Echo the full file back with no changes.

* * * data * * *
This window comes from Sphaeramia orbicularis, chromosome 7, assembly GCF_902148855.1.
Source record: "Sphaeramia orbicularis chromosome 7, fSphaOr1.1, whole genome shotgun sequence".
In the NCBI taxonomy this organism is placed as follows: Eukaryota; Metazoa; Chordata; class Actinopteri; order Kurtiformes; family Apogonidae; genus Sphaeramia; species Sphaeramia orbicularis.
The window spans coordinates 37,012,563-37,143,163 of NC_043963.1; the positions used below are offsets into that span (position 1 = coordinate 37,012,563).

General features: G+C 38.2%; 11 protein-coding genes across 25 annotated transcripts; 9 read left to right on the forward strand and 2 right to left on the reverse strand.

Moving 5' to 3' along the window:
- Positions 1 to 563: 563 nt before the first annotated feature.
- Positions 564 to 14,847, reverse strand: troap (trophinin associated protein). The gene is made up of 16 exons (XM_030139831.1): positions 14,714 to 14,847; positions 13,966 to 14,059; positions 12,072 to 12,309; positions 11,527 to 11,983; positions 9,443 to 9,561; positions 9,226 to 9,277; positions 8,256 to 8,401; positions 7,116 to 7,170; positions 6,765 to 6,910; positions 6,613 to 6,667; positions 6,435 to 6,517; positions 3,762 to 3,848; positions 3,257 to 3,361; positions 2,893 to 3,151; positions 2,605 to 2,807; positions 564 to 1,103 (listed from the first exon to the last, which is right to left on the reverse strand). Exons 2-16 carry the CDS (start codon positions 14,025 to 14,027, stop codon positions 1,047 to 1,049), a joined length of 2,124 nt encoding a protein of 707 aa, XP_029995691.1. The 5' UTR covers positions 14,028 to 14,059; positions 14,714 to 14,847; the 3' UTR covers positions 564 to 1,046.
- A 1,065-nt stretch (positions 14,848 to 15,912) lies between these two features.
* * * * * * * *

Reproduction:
This window comes from Sphaeramia orbicularis, chromosome 7, assembly GCF_902148855.1.
Source record: "Sphaeramia orbicularis chromosome 7, fSphaOr1.1, whole genome shotgun sequence".
In the NCBI taxonomy this organism is placed as follows: Eukaryota; Metazoa; Chordata; class Actinopteri; order Kurtiformes; family Apogonidae; genus Sphaeramia; species Sphaeramia orbicularis.
The window spans coordinates 37,012,563-37,143,163 of NC_043963.1; the positions used below are offsets into that span (position 1 = coordinate 37,012,563).

General features: G+C 38.2%; 11 protein-coding genes across 25 annotated transcripts; 9 read left to right on the forward strand and 2 right to left on the reverse strand.

Moving 5' to 3' along the window:
- Positions 1 to 563: 563 nt before the first annotated feature.
- Positions 564 to 14,847, reverse strand: troap (trophinin associated protein). The gene is made up of 16 exons (XM_030139831.1): positions 14,714 to 14,847; positions 13,966 to 14,059; positions 12,072 to 12,309; positions 11,527 to 11,983; positions 9,443 to 9,561; positions 9,226 to 9,277; positions 8,256 to 8,401; positions 7,116 to 7,170; positions 6,765 to 6,910; positions 6,613 to 6,667; positions 6,435 to 6,517; positions 3,762 to 3,848; positions 3,257 to 3,361; positions 2,893 to 3,151; positions 2,605 to 2,807; positions 564 to 1,103 (listed from the first exon to the last, which is right to left on the reverse strand). Exons 2-16 carry the CDS (start codon positions 14,025 to 14,027, stop codon positions 1,047 to 1,049), a joined length of 2,124 nt encoding a protein of 707 aa, XP_029995691.1. The 5' UTR covers positions 14,028 to 14,059; positions 14,714 to 14,847; the 3' UTR covers positions 564 to 1,046.
- A 1,065-nt stretch (positions 14,848 to 15,912) lies between these two features.